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W hat book would you want to read in hell, or in one of humanity’s remarkably competent imitations of it? Tristram Shandy seemed about right to one young Yorkshireman who reached the Western Front in 1915. A year later he found an anthology for soldiers edited by Robert Bridges, the poet laureate, but it seemed so lofty in purpose, so earnest in its morality, and so abstract in its idealism that it simply wilted in the mud and blood. When World War II began, the Yorkshireman, now famous as the poet and art critic Herbert Read, assembled his own sturdier anthology, The Knapsack (1944), mixing Spinoza with Edward Lear. Read’s little volume seemed perfectly pitched to William Loh, a Western Australian soldier in New Guinea in 1943, where ‘hardship and boredom walked hand in hand’, films and concert tours rarely reached the front line, and newspapers and precious letters from home arrived far too late, or so Loh complained. He suggested getting an Australian version of Read’s book to the troops. Just give it a different title, he advised: ‘Knapsacks are too bulky up here.’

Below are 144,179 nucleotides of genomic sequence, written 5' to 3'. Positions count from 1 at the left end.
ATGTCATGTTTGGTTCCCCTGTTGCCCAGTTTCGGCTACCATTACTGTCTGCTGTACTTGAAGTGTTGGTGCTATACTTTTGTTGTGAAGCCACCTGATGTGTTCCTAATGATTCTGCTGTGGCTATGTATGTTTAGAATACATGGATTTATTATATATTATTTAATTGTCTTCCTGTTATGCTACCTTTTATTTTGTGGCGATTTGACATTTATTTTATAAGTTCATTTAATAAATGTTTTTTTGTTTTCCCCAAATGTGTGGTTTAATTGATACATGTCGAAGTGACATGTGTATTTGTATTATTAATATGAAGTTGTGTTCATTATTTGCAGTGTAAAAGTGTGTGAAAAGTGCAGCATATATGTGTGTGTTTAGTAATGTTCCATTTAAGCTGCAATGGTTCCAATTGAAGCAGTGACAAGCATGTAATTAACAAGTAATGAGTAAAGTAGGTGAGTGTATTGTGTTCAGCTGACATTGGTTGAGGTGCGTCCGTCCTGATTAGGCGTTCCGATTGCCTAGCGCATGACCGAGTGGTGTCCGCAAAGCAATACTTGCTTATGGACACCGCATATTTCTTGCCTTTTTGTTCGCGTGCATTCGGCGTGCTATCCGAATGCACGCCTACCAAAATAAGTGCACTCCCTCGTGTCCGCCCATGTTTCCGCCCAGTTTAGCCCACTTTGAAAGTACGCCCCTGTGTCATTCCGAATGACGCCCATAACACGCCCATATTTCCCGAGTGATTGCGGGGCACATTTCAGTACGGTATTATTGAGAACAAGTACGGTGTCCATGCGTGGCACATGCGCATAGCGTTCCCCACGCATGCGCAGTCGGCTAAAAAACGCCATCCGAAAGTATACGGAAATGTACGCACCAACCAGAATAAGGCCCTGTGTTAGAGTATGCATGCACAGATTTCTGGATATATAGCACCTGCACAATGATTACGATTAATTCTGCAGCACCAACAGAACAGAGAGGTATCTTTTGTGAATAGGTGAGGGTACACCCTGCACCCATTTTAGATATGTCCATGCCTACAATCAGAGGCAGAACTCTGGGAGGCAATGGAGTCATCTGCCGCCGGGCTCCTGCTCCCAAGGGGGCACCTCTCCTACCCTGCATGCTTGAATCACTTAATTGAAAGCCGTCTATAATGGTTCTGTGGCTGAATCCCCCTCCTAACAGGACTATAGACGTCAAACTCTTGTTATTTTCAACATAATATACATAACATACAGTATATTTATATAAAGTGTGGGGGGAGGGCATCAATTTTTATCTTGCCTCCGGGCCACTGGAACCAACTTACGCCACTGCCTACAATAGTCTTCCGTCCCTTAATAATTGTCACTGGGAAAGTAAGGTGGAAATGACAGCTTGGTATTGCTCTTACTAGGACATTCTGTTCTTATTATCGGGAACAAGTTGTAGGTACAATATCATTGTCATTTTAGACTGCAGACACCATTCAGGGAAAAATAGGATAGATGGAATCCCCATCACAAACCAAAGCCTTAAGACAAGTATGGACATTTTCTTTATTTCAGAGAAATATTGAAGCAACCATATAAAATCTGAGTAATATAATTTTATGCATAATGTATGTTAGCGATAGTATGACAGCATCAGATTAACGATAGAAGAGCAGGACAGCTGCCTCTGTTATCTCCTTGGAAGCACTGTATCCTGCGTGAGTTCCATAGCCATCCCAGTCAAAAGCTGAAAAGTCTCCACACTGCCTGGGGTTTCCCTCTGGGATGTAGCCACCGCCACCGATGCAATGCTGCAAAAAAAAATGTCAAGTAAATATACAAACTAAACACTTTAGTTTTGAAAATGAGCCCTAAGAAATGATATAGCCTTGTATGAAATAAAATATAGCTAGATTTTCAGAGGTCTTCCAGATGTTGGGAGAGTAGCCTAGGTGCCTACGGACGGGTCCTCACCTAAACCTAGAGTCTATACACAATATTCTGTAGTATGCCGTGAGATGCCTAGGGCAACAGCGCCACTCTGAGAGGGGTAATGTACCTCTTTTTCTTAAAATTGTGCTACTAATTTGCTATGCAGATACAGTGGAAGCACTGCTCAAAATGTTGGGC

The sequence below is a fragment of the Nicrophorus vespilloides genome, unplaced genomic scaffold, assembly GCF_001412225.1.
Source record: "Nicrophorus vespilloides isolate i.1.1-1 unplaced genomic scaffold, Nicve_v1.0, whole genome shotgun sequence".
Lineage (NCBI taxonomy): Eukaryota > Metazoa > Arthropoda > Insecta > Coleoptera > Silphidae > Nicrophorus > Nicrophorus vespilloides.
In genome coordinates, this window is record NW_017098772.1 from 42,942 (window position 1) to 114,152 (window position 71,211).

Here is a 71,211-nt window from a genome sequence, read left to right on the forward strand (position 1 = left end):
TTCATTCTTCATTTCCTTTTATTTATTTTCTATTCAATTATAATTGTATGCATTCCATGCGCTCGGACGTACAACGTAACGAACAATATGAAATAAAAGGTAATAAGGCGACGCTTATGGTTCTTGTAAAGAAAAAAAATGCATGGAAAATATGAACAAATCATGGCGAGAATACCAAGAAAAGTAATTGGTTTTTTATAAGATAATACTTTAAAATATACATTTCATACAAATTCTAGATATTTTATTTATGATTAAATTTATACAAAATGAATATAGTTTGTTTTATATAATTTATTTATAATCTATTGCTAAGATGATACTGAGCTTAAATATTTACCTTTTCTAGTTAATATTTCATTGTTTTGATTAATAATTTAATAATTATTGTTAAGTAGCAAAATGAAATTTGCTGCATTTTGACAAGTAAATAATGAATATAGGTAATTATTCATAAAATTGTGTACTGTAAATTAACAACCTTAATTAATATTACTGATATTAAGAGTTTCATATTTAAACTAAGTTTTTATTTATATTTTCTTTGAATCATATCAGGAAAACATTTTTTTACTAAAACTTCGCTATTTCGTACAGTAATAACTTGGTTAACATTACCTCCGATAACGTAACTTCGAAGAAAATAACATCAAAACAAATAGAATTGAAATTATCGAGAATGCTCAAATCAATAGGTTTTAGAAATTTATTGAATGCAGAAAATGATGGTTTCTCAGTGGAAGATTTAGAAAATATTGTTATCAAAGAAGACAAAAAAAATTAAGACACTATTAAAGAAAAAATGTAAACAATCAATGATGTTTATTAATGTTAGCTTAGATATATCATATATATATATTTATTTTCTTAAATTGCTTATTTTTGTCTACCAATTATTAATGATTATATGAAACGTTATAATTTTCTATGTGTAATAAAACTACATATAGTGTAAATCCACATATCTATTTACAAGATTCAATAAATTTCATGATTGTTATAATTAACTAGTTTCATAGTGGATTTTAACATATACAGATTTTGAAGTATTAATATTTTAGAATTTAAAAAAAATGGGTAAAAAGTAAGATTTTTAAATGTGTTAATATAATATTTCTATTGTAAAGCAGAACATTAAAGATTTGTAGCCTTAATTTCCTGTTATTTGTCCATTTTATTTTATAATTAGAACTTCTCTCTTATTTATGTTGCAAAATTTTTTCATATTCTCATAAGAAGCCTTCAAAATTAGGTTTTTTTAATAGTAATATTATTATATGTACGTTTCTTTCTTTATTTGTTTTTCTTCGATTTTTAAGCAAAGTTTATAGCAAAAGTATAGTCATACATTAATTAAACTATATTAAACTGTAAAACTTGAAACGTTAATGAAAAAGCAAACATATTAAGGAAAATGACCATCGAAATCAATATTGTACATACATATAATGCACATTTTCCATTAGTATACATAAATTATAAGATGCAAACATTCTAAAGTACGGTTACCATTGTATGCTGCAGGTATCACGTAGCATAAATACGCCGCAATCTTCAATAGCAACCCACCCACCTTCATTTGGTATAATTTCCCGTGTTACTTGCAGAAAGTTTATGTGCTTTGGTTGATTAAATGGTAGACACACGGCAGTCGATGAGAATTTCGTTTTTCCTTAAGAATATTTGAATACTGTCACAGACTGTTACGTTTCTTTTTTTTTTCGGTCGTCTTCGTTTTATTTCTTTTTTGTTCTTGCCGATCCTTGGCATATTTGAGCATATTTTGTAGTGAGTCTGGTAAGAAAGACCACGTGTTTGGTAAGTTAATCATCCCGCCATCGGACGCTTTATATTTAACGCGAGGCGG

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The Battle for the Arab Spring: Revolution, Counter-Revolution and the Making of a New Era by Lin Noueihed and Alex Warren & Libya: The Rise and Fall of Qaddafi by Alison Pargeter

by
September 2012, no. 344